The authors of the Ramazzini study claim also that the exposures to base station radiation levels would cause increase of the risk of developing glioma. However, the look at the Table 3 also put doubt on this claim.
The female rats are claimed to gave glioma developed because of the radiation exposure and this is claimed to be supported by the NTP data. However, in the NTP study the male rats got glioma, not the female rats. While historical level of glioma in female rats agrees with what was observed in sham group, the result in male rats does not. In male rats historical data indicate 1.3% of the population of sham male rats should develop glioma but in the Ramazzini study the number is zero.
The plausibility of the glioma data, for female rats, is further put doubt when comparing levels of radiation exposure between the NTP study and Ramazzini study. If the Ramazzini data is correct then, in the NTP study, should have seen much more of glioma in female rats… but it did not.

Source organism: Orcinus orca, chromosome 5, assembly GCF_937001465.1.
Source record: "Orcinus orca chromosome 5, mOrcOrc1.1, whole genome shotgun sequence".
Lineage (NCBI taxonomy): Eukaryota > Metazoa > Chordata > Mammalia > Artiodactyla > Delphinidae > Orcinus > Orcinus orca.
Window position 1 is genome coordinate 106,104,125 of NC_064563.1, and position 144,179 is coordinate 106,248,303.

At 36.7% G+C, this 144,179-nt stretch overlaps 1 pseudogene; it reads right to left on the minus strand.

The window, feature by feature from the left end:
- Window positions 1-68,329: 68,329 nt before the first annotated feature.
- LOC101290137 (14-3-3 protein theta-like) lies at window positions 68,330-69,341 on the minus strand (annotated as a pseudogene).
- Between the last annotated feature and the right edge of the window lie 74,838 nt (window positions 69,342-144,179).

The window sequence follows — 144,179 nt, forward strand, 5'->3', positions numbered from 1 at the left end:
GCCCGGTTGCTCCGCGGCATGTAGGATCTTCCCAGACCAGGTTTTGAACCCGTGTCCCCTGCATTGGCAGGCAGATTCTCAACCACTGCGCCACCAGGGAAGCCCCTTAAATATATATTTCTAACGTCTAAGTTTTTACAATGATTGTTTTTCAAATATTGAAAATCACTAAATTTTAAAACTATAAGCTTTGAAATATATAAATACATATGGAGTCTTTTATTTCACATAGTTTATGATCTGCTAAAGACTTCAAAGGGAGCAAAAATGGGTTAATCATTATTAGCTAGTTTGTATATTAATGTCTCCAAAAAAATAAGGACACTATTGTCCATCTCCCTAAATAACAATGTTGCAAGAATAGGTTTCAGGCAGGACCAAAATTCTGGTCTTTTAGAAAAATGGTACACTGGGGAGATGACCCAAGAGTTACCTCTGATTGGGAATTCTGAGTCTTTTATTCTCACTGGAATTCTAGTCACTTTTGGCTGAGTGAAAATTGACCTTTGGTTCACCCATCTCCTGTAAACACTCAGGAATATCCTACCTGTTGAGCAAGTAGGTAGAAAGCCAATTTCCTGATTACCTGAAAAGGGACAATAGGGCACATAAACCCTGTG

The major problem of the Ramazzini study is the sensitivity of the assays performed at the extremely low radiation levels. While the total number of the animals in this study might be high, the numbers of animals in each experimental group are relatively small when looking for a rare disease at and extremely low level of radiation exposure. Spontaneous “appearance” or “disappearance” of a single case of disease from the experimental group has significant consequences. Comparison of the results of the Ramazzini study, performed at the extremely low radiation levels, with the results of the NTP study performed at much higher radiation exposure levels suggests that if the Ramazzini data is correct then the NTP study should detect much higher levels of Schwannoma and glioma than it did.
There is a very low plausibility that Ramazzini study data are result of base station radiation exposure levels. Appearance of the cases of Schwannoma and glioma. It is rather a “glitch” caused by the random occurrence of spontaneous cases of Schwannoma or glioma in experimental groups.